In France the government claims that these restrictions are “for everyone’s own good” – and that they’re about making the people thinner and healthier. And that is absolute crap.
The French drink, smoke, and load up on fatty meats – and yet they’re actually among the thinnest and healthiest people in Europe. It’s the so-called “French paradox,” but there’s nothing paradoxical about it: All those things in moderation are actually GOOD for you if kept well balanced.

But leave it to the government to screw it up. And mark my words here, they WILL screw it up. The more they regulate what people can and can’t eat, the fatter and sicker the people will get.
After all, some of the world’s “top” scientists and nutritionists get it wrong on diet advice all the time — so what are the odds that some nitwit politician will manage to get it right?
I can give you those odds right here — and it’s spelled the same in French AND English: ZERO.

Think the Nanny State can’t happen here in the USSA?

Think again and pay attention because it’s already happening.
In New York, Nanny Mayor Michael Bloomberg has banned trans fats, pushed for limits on salt, and even proposed a soda tax like the one in France. And let’s not forget the city’s recent smoking ban that prevents people from lighting up OUTSIDE.
In California, San Francisco and Santa Clara have banned children’s meals with toys, like Happy Meals. A child’s first lesson in life: Don’t trust in mother when it comes to food choices – trust Big Brother instead.
In Baltimore, the city is handing out $100 fines to restaurants caught red-handed using trans fats. In at least one case it was because the cook chose the wrong brand of “healthy” margarine!
And in Washington, Mrs. Obannany is busily lecturing people on what, when, where, and how to eat. But of course, it’s “do as I say, not as I do,”  as she hesitantly admits her favorite food is French fries – and even says she “can’t stop” eating them… but don’t you dare eat a fry yourself!

Think you know where it goes from here? You’re not even close and I’m just getting started.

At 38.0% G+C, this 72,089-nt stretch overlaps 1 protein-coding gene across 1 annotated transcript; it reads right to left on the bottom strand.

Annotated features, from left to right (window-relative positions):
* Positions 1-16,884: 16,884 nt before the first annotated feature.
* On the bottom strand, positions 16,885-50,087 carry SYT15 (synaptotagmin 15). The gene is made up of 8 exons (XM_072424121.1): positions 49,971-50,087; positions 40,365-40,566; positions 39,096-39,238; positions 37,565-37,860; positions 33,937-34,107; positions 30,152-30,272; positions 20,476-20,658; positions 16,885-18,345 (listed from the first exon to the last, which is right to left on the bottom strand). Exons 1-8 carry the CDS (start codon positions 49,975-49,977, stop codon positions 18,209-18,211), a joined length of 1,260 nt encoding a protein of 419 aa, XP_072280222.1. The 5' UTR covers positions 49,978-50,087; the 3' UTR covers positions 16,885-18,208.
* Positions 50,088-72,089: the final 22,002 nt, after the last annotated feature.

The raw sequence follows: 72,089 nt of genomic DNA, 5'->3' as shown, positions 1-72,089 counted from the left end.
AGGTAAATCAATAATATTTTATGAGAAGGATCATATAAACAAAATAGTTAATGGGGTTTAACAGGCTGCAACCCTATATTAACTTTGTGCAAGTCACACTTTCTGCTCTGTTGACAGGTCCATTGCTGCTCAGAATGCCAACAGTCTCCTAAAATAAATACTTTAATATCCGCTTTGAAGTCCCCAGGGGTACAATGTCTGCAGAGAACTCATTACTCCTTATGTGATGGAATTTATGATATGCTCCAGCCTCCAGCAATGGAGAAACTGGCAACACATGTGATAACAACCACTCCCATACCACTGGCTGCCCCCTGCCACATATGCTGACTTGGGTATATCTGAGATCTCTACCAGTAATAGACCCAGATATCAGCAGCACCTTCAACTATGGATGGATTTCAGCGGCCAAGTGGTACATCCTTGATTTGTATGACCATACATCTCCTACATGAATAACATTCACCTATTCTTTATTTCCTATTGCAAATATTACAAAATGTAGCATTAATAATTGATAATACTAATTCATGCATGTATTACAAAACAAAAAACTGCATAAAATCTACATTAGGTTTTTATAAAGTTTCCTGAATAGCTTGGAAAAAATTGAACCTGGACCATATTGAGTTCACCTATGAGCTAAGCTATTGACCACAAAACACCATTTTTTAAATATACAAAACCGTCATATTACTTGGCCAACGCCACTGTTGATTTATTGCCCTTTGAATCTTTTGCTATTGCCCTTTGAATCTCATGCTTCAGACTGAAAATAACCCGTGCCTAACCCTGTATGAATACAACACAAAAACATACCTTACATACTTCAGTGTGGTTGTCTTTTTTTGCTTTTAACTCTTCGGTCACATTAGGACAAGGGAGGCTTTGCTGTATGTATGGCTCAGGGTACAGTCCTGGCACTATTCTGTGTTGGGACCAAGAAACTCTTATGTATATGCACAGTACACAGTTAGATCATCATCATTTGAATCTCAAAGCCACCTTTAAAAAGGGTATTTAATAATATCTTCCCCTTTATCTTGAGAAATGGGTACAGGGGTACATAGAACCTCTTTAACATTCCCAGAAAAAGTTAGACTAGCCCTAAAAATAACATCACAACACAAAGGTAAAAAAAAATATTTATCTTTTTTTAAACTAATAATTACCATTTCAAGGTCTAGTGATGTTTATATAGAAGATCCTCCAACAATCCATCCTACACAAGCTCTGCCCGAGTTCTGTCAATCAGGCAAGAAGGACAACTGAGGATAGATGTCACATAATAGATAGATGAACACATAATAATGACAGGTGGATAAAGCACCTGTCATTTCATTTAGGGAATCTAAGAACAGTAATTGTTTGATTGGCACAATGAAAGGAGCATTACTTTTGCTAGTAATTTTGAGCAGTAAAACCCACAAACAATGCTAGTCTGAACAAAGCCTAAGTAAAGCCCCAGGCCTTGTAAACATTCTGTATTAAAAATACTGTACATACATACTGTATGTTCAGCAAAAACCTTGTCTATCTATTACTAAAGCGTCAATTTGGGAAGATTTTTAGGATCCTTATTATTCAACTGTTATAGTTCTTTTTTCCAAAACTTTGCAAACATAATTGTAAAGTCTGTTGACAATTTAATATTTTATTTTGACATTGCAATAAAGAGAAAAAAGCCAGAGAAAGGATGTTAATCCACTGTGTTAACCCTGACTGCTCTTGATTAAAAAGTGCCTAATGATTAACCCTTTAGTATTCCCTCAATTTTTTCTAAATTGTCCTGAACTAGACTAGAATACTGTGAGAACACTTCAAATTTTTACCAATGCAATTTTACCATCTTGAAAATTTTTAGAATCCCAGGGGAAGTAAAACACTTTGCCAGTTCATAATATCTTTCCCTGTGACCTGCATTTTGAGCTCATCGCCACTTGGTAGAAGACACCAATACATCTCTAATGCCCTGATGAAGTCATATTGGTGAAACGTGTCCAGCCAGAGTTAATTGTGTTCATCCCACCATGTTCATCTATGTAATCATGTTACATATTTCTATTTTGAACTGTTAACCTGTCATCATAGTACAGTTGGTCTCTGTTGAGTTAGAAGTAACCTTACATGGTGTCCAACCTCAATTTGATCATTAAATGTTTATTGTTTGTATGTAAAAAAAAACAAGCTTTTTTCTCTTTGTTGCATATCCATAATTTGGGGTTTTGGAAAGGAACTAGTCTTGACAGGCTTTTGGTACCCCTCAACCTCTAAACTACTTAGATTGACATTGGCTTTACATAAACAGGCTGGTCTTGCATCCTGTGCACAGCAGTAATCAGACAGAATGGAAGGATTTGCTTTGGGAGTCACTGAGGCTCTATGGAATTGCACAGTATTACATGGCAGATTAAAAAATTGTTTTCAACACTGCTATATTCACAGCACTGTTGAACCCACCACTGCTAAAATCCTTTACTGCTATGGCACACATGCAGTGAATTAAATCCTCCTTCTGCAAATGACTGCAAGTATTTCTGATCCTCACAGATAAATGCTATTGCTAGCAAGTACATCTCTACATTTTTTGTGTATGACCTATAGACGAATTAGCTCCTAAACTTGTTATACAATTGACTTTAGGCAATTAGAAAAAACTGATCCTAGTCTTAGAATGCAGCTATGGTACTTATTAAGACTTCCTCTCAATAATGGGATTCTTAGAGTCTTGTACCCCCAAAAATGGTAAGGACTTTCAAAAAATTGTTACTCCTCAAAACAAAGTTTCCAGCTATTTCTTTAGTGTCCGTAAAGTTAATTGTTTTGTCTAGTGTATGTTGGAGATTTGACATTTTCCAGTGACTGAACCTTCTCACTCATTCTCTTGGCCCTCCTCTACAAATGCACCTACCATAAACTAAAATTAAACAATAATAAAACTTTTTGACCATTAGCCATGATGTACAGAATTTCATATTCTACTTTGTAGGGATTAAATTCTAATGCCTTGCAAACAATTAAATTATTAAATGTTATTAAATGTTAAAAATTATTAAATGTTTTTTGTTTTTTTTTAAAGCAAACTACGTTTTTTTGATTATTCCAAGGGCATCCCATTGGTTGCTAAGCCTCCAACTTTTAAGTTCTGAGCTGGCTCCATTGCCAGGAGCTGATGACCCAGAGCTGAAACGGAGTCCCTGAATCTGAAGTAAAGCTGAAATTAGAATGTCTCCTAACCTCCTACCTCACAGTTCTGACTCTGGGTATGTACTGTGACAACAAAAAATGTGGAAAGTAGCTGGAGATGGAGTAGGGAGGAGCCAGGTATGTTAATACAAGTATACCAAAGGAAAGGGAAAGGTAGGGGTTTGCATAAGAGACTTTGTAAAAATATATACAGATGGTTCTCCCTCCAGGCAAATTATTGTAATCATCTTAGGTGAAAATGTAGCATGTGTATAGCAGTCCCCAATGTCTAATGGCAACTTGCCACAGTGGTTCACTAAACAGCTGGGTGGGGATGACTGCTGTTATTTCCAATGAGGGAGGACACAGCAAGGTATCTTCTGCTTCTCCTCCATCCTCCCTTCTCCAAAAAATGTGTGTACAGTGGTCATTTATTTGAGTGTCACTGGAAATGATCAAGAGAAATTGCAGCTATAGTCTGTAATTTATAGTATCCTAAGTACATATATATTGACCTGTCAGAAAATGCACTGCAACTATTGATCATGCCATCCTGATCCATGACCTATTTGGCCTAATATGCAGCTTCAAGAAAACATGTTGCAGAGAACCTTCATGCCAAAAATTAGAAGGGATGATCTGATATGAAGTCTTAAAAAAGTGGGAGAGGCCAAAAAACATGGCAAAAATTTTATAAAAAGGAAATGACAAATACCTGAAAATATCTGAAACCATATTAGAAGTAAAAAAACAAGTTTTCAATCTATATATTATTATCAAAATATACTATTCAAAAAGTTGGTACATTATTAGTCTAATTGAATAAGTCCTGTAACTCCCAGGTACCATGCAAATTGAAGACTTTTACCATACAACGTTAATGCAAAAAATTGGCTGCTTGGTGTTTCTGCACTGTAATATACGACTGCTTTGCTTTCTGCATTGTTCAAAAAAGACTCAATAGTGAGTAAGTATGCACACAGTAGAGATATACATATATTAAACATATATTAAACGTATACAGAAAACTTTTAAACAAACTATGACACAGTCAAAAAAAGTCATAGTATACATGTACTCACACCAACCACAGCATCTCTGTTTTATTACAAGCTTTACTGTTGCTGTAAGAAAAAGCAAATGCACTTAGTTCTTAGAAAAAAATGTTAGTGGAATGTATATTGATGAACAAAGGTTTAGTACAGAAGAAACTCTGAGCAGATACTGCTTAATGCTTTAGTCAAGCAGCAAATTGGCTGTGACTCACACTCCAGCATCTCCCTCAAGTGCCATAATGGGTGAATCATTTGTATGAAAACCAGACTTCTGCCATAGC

Thanks to ObamaCare, insurance companies and bureaucratic employers now work more closely with the federal government than ever – and they’re getting happily in on Nannyism. Pay special attention to the expression Pre-Existing Conditions, because it will be used every time you’ll put in a claim.
And the other side of the coin is that they now have “incentives” – aka discounts – for people who toe the party line: don’t drink, don’t smoke, join a gym, and lose weight. But let’s call that what it really is – because a discount for following some bureaucrat’s health rules is really a surcharge on anyone who doesn’t.
Some employers even refuse to hire smokers – and they’re getting away with it, inside of the law!

Throw in mandatory vaccine laws, school lunch regulations, red-light cameras, garbage monitoring, seat belts, helmets, gene testing and more and the Nanny State is no longer a figure of speech.
There is a song titled “A New York State of Mind”. From where I’m standing we’re looking into the future and it’s called a Nanny State of mind.

Knoxville’s World Fair and some AIP Nostalgia

Nostalgia and the passing of time

While doing some research for the Nassau County Economic Development Board for its new website, I ran into a story that the original Amelia Island Plantation was the brainchild of Charles Fraser, the famous Hilton Head Sea Pines developer/conservationist, who died in a boating accident in the Turks and Caicos in 2002.  Fraser had bought the land for a reported $4,650,000 and projected that in finished state the plantation would employ some 600 people. Not bad I thought, knowing that in 2010 there were 680 employees on the books of Amelia Island Plantation.

About two years after I had moved to the US, I met Charles Fraser through my business partner Dutch Consul Hans Beerkens. Fraser at the time was divesting himself from Hilton Head and Sea Pines and was involved in the organization of the Knoxville World’s Fair, more formally referred to as the Knoxville International Energy Exposition. During one of the dinners with Fraser, he told me that before getting involved with Amelia Island, he really had his eyes on Cumberland Island, where he had bought roughly 1/5 of the island in 1969. But when his bulldozers arrived to carve out a 5000 feet runway for the planned airport, the environmental community woke up, ultimately forcing Fraser to sell his stake and move one island to the south, where there was already an airport in place. Amelia Island Plantation was lucky to be born out of a much wiser and environmentally more conscious Charles Fraser. Sometimes things just fall into place even if it’s almost a lifetime later.